“I think it’s mixed,” Kenen said. “I think some of the blogs also do horse race and politics, and some are worse than the mainstream press because some of them are people who have never reported or worked in Washington. And some of the health care blogs are doing the same thing that the press is doing, and not necessarily as well. And to be fair, some of the reporters are not just doing horse race. Some of the reporters are doing very high quality work on what is our health care system, and getting beyond the town halls and politics.”
Despite all this, she said that “the health care blogosphere does fill a gap.”
“Health care is extremely complicated,” Kenen said. “It’s very technical and there is an amazing number of interconnected pieces. We try to be a bridge between the public and the wonk stuff. We’re a think tank that blogs, we’re not a think tank that’s writing impenetrable economic analysis. We try to communicate policy in a political context. We’re not grenade throwers. We don’t think people come to us to watch us rant. We think people come to us to have things explained.”
I asked Testa about the more shallow coverage of town hall events and whether this makes it difficult for Americans to understand what’s in the proposals making their way through Congress.
“Being able to say what’s in the bill is kind of important,” he said. “Town halls are car wrecks and you can’t take your eyes off of them. But the people who care about the policy and the issues, at the end of the day they’ve still got these unresolved questions and so we sort of tackle that. Issues like, ‘well how do we cover all Americans?’ What’s important is that the conversation continues on even while there are all these political fireworks.”
Who’s winning the information war?
Maggie Mahar spent years as an economics reporter writing for news outlets like Barron’s before she got a chance to write a book on health care, “Money-Driven Medicine.” It aimed to tell “the real reason health care costs so much.” The book was published in 2006, and she said it didn’t get much traction because there wasn’t a meaningful push for health reform at the time. The book was recently made into a documentary and the current debate has helped it receive favorable news coverage. In 2007, she received a call from the Century Foundation asking her to become a health care fellow. Not long after accepting the position, she began a blog, Healthbeatblog.org.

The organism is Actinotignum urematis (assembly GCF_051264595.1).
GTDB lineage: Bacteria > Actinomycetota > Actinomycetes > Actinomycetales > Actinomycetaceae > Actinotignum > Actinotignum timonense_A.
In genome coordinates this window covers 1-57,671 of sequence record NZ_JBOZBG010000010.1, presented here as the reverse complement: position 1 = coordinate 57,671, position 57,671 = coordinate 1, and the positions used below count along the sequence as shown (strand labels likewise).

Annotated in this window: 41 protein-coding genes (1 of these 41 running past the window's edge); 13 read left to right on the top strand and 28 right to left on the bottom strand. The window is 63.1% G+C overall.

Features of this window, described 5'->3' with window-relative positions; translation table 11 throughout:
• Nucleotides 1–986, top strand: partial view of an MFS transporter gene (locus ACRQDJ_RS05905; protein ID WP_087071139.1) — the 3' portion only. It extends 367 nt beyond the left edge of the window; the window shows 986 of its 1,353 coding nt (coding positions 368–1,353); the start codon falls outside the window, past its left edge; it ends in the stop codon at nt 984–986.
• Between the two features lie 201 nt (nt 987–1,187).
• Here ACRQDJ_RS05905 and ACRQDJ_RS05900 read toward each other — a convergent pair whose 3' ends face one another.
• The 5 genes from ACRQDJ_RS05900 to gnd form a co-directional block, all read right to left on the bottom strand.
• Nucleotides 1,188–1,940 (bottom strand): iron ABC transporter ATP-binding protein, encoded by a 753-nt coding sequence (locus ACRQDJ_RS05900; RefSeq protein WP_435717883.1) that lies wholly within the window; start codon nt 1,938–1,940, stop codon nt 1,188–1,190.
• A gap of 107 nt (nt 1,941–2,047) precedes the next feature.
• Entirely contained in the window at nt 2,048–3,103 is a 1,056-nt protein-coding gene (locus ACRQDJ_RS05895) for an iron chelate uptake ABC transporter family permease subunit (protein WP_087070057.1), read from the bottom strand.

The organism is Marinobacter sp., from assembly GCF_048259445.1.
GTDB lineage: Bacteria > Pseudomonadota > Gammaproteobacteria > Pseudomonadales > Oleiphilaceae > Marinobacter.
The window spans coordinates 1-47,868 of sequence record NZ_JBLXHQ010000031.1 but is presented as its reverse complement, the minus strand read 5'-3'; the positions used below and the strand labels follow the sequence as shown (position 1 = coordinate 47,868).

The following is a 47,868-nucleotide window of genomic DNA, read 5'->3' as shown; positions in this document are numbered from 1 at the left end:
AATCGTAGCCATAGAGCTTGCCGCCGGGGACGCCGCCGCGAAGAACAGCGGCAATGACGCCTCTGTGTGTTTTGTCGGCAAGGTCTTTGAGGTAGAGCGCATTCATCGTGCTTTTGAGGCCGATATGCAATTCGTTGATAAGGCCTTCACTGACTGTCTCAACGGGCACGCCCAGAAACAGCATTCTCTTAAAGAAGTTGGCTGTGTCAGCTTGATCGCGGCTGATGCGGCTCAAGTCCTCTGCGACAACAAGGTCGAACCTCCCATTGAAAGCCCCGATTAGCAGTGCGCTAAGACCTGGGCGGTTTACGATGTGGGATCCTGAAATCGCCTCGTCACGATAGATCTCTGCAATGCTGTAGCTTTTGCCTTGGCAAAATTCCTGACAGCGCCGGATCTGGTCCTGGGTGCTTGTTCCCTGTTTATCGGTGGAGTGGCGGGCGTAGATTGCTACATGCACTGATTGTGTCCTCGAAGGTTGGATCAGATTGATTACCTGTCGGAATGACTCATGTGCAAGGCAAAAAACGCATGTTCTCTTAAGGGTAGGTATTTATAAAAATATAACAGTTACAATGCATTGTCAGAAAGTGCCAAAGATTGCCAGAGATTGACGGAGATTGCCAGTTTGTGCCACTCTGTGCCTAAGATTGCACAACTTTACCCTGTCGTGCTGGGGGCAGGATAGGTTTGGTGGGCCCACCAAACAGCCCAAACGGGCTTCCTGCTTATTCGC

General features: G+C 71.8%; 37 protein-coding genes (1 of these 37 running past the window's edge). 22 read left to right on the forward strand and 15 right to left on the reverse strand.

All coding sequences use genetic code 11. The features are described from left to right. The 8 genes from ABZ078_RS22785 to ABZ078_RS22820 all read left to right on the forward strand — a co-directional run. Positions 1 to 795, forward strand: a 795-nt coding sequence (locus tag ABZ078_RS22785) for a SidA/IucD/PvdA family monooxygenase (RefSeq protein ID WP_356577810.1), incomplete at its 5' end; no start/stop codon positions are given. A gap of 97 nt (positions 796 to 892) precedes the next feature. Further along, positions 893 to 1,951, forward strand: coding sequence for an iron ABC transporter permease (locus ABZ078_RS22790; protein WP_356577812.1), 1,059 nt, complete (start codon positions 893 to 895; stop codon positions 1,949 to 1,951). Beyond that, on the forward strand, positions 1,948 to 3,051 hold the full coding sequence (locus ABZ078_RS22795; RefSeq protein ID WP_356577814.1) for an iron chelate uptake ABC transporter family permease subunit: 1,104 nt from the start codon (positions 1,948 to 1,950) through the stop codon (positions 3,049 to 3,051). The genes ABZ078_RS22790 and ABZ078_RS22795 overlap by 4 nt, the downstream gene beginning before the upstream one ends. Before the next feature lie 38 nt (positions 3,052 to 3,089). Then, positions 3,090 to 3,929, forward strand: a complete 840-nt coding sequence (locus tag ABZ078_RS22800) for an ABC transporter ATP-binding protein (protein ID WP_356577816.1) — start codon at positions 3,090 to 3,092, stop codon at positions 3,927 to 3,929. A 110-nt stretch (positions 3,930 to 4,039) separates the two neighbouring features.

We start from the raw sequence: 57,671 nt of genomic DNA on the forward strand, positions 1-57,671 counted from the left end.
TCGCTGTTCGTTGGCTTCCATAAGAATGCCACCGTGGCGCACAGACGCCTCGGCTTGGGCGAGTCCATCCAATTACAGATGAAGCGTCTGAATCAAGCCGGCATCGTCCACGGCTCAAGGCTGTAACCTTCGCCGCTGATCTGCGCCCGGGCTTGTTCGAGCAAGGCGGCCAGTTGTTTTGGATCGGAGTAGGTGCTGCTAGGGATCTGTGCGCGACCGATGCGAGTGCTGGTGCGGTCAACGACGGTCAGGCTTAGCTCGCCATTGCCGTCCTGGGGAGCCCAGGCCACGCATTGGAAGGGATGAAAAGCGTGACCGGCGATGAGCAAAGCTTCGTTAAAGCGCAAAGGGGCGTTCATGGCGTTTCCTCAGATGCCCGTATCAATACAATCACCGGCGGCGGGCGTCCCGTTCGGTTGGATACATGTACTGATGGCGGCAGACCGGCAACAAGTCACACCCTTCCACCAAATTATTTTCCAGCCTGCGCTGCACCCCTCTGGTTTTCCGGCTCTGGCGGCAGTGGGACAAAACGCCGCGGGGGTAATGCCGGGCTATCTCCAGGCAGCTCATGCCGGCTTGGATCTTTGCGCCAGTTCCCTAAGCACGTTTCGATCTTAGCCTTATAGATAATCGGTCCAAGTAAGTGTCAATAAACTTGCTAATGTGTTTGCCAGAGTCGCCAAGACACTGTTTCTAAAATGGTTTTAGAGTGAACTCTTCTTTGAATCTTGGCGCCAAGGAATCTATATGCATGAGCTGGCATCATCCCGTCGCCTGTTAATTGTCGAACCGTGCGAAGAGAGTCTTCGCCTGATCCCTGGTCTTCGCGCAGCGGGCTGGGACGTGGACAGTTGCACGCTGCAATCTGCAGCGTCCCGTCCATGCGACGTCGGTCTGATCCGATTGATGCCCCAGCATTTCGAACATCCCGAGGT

“At Barron’s I had always written these relatively long, researched stories, and here I decided to write relatively long researched posts,” Mahar told me. “I started to attract a real audience. The people who read it are quite knowledgeable, and they’ll sometimes argue with each other. I comment too, and they’ll just keep the discussion going, like a graduate seminar. I love that about it. But I will say that I’m not reaching the people out there who read the New York Times and know very little about health care, and I’m not being told much by the New York Times, and that drives me nuts.”
Many of the health care bloggers I spoke to said they receive calls from reporters asking for quotes on health care reform, which indicates that their blogs are acting as gateways for wider coverage. Mahar was recently asked to join a health care panel at the Washington Post, and every week she fields questions on the issue from Post readers.
I pointed out recent polls show that support for health care reform is waning and asked whether this meant that health care reform opponents were winning the information war. Given that Mahar is pro health care reform, does that mean blogs like hers are failing to insert themselves into the dialog?
“It’s easy to scare people about health care,” she said. “It’s very personal and people feel very vulnerable. If you tell them that they might not get as much as they’ve gotten in the past, they get very uptight. And we’re also a nation that’s terrified of death. You add all that together and it’s incredibly hard to combat misinformation. We’re not good at discussing ideas, we don’t talk about ideas. We talk about personalities and politics, and that hurts. Because this is a very complicated subject and you have to dig in and contemplate the issue to understand it, and so much of it is counterintuitive.”
Simon Owens is a social media consultant and an associate editor for MediaShift. You can read more of his writing at his blog or contact him at simon[.]bloggasm [at] gmail.com.